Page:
Horse Heaven (Ballantine Reader's Circle)
Format: PDF / Kindle (mobi) / ePub
#1 NATIONAL BESTSELLER A NEW YORK TIMES NOTABLE BOOK
"A WISE, SPIRITED NOVEL . . . [IN WHICH] SMILEY PLUMBS THE WONDROUSLY
STRANGE WORLD OF HORSE RACING." --People
"ONE OF THE PREMIER NOVELISTS OF HER GENERATION, possessed of a mastery
of craft and an uncompromising vision that grow more powerful with each
book . . . Racing's eclectic mix of classes and personalities provides
Smiley with fertile soil . . . Expertly juggling storylines, she
investigates the sexual, social, psychological, and spiritual problems
of wealthy owners, working-class bettors, trainers on the edge of
financial ruin, and, in a typically bold move, horses."
--The Washington Post
"A NOVEL OF PASSION IN EVERY SENSE . . . [SHE DOES] IT ALL WITH APLOMB .
. . WITH A DEMON NARRATIVE INTELLIGENCE."
--The Boston Sunday Globe
"WITTY, ENERGETIC . . . It's deeply satisfying to read a work of fiction
so informed about its subject and so alive to every nuance and detail .
. . [Smiley's] final chapters have a wonderful restorative quality."
--The New York Times Book Review
"RICHLY DETAILED, INGENIOUSLY CONSTRUCTED . . . YOU WILL REVEL IN JANE
SMILEY'S HORSE HEAVEN."
--San Diego Union-Tribune
Chosen by the Los Angeles Times as One of the Best Books of the Year
and they could no doubt tell the same thing by looking at her. All of this was based on the idea that they had nothing to lose, but it felt like they did have something to lose, even if it was only pride. And then Farley went to get the horse, and this Elizabeth person showed up with Kyle Tompkins, who owned the ranch Limitless vacationed at after every race. Kyle was wearing a beautifully cut seal-gray English suit with a pink tie, and on his feet, equally beautifully cut cordovan cowboy boots,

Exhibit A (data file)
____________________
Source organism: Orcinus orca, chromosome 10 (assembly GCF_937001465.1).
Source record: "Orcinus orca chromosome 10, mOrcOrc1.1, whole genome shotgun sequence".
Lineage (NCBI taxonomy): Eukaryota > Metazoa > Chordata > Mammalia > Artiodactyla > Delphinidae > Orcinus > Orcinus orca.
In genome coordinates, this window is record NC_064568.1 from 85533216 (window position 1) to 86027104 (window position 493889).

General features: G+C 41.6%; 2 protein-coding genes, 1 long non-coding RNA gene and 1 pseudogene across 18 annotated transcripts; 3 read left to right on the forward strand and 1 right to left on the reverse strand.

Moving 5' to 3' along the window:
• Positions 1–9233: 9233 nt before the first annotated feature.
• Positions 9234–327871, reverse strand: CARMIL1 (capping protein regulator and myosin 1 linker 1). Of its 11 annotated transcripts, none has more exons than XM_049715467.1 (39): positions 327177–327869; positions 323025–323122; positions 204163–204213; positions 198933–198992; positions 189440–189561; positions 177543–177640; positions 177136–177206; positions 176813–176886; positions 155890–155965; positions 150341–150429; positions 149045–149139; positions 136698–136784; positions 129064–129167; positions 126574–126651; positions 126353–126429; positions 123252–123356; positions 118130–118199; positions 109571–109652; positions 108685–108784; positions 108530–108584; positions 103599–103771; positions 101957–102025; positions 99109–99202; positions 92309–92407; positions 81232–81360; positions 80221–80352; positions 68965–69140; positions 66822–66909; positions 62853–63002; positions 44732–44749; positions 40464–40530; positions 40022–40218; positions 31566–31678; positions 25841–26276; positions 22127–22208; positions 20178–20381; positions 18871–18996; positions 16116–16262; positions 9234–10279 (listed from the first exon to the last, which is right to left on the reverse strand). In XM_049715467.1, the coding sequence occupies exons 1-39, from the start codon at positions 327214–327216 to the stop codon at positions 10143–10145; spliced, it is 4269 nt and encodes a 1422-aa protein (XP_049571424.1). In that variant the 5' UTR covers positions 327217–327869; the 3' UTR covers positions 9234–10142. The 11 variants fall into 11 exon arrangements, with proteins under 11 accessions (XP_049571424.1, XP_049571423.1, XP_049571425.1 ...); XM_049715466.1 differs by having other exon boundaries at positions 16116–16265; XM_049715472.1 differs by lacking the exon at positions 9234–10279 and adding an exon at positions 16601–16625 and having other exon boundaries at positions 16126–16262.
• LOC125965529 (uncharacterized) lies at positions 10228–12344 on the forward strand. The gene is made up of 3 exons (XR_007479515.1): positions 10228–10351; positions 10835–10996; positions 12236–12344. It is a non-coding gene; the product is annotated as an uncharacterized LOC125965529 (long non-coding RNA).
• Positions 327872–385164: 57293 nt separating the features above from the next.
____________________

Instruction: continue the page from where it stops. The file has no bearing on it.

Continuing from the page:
difference is that we’ve remembered how to feel love, not that our circumstances have changed.” “I never told you about the time I ran away, when you were in Hawaii.” “You ran away?” “It was exactly like that. I forgot how to feel his presence and love.” “The easiest thing for me when that happens,” said Elizabeth, “is to do what we just did. Bring him into your mind and say, ‘I love you.’ ” “Okay, I understand that,” said Joy. “And?” “Relaxing, isn’t it?” prompted Elizabeth. “Well,” said
her. In his dream, everything was quiet and he was standing there and the filly ran and Pincay turned his head and looked at him, Jesse, and smiled, and then the filly won, and even though she was the favorite, she was a long shot, and everyone in the stands went home with lots and lots of money, as if the bet pool never had to be shared, but was bottomless, and nothing about the racetrack was mysterious or dangerous. Jesse lay awake after that, while the room began to lighten, and he thought of
out of the car with a sudden jerk and dropped her purse. The attendant picked it up. By this time, Dick was right there, handing the attendant a five-dollar bill. His hand went out from him into another world, the tiny distant world of the parking attendant. “Hi!” he said cheerily. Louisa gave him the look. She had offered to come to the race. She didn’t know he was sleeping with Rosalind Maybrick. Now that he had betrayed her, he saw her through a thornier and thornier tangle of words that
out the parking brake, and drove out into the street. He could feel all of his expectations for the day, and they had been utterly routine, slip away. He smiled. The fact was, when you had your mother settled in one spot, and she did the same things all day, day after day, you didn’t have to think about her much, but when you got her out on the road, driving through the neighborhood and then onto the highway, and you could see that she was looking out the window, everything, from the truck cab